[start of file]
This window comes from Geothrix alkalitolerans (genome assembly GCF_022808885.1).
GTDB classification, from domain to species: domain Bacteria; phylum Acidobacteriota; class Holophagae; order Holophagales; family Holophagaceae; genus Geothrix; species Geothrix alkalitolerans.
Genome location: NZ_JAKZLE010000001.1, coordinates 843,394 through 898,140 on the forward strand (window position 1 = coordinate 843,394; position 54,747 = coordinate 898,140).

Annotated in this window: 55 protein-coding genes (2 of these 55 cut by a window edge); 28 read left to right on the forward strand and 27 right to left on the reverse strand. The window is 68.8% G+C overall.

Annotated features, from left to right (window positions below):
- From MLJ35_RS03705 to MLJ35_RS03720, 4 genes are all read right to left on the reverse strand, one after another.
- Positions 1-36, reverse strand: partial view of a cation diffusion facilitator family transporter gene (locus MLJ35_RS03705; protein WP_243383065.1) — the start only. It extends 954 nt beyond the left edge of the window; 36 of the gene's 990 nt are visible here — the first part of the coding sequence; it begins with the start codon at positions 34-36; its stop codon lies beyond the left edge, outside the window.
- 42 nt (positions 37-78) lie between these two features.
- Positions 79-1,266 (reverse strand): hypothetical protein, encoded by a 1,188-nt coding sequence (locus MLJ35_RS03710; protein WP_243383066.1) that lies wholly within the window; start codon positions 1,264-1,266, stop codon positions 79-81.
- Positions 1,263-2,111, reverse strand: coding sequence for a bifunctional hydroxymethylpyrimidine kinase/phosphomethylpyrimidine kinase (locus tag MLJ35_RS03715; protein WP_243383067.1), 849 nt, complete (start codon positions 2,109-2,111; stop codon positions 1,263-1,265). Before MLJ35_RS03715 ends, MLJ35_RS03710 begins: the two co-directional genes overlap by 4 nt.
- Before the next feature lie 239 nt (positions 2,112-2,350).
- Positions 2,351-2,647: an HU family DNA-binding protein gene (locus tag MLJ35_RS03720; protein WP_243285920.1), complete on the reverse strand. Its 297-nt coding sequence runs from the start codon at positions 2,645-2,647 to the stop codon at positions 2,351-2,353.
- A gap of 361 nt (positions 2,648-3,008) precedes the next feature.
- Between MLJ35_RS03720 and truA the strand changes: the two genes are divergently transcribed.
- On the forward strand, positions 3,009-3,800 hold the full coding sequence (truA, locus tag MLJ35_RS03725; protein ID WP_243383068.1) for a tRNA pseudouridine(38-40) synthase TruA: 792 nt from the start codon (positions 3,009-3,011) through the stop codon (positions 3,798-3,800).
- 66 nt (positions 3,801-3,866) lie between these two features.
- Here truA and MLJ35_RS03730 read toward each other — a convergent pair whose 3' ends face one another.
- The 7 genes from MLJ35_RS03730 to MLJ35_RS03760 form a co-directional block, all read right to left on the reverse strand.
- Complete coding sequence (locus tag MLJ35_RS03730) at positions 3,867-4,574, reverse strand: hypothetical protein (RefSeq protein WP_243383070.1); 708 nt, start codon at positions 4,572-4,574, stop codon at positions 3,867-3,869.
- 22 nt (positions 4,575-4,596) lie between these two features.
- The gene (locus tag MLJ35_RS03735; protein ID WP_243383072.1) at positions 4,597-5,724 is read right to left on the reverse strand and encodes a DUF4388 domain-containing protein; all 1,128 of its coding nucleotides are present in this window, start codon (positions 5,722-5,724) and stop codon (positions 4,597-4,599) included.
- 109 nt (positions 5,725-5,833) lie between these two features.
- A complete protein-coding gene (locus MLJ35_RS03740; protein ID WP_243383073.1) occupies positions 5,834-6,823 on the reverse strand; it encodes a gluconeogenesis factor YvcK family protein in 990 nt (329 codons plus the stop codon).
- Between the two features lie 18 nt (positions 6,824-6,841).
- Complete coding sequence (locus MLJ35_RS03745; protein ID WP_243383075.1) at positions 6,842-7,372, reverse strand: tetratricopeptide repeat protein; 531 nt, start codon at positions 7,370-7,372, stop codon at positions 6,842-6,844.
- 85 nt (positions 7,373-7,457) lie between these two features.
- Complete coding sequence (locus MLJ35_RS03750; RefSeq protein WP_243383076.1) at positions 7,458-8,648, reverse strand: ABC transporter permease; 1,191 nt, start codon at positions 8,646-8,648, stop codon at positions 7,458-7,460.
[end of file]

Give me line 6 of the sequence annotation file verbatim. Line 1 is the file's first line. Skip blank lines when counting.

- From MLJ35_RS03705 to MLJ35_RS03720, 4 genes are all read right to left on the reverse strand, one after another.